In plants, as in mammals, the loss of DNA methylation marks can be achieved passively during cell division when DNA methyltransferases are inactive, but it can also be an active, site-specific process (Furner and Matzke, 2011; Elhamamsy, 2016). In mammals, active demethylation occurs by oxidation or deamination. First, ten–eleven translocation enzymes (TET) hydroxylate 5-methylcytosine to 5-hydroxymethylcytosine. Further oxidation by TET produces 5-formylcytosine, which can be either further oxidized or cleaved by thymine-DNA glycosylase (TDG) (Elhamamsy, 2016). In plants, DEMETER DNA GLYCOSYLASES (DME) and REPRESSOR OF SILENCING 1 (ROS1) are multifunctional enzymes that function as DNA gylcosylases that specifically excise 5-methylcytosine through cleavage of the N-glycosylic bond (Penterman et al., 2007).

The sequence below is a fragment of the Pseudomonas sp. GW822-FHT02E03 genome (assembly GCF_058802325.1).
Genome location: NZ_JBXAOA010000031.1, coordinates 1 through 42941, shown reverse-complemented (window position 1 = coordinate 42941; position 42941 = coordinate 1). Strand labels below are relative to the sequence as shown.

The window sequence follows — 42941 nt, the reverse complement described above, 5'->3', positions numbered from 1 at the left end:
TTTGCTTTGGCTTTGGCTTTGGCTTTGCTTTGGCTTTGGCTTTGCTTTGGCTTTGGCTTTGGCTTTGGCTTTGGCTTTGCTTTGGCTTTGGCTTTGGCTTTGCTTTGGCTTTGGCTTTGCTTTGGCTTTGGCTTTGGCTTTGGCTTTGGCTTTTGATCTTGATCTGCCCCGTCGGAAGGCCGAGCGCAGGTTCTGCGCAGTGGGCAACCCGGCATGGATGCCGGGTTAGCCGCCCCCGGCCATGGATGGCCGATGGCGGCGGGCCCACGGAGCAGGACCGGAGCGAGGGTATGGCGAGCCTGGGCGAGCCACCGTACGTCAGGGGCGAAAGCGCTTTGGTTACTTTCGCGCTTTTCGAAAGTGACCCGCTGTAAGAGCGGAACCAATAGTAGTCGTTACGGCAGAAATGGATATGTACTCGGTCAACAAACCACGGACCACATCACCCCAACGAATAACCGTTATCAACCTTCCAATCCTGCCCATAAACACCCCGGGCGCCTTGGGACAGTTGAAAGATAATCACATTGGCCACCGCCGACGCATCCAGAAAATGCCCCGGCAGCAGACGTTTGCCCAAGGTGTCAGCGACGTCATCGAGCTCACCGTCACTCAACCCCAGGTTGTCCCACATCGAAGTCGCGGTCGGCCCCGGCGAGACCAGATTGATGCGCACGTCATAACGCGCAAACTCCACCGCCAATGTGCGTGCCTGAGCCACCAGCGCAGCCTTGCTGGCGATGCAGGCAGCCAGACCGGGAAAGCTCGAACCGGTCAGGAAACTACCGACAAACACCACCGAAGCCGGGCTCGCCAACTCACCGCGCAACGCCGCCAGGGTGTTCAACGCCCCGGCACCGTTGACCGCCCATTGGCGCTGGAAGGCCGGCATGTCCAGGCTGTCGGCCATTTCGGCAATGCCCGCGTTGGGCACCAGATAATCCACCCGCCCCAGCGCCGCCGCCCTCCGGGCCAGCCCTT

ROS1 is the dominant DNA demethylase in vegetative tissues (Gong et al., 2002), where it presumably targets specific TEs and prevents spreading of their methylation patterns onto nearby protein-coding genes (Tang et al., 2016). In reproductive tissues, DME is the major DNA demethylase specifically expressed in the central cell of the female gametophyte, i.e., the future endosperm (Choi et al., 2002) and the vegetative cell of the bicellular male gametophyte (Schoft et al., 2011). In the endosperm, DME is involved in establishing gene imprinting, or the preferential expression of either the maternal or paternal allele of the same gene. For instance, DME demethylates Polycomb-group protein genes MEDEA (MEA) and FERTILIZATION INDEPENDENT SEED 2 (FIS2) (Gehring et al., 2006; Jullien et al., 2012) and a transcription factor gene FLOWERING WAGENINGEN (FWA) (Kinoshita et al., 2004), all of which are maternally expressed. The exact mechanism of gene imprinting regulation is still unclear, with indications of several additional factors other than DME affecting endosperm imprinting, such as the antagonistic effect of DNA methylation (Xiao et al., 2003), histone methylation (Gehring et al., 2006), and parental genome dosage imbalance (Jullien and Berger, 2010). Nevertheless, the importance of DME during Arabidopsis reproductive development is illustrated by evidence that DME accounts for all demethylation in the central cell (Choi et al., 2002), and that central cell demethylation also reinforces transposon methylation in the egg cell (Park et al., 2020). The same scenario occurs in the male gametophyte, all of which probably contributes to stable silencing of transposable elements across generations (Ibarra et al., 2012). Functionally related to DME and ROS1 demethylases, proteins known as Effector of transcription (ET) were recently proposed as epigenetic regulators during reproductive development. Lack of ETs expression is manifested during gametophyte and endosperm development (Tedeschi et al., 2019), suggesting them as novel plant-specific regulators of DNA methylation during reproduction.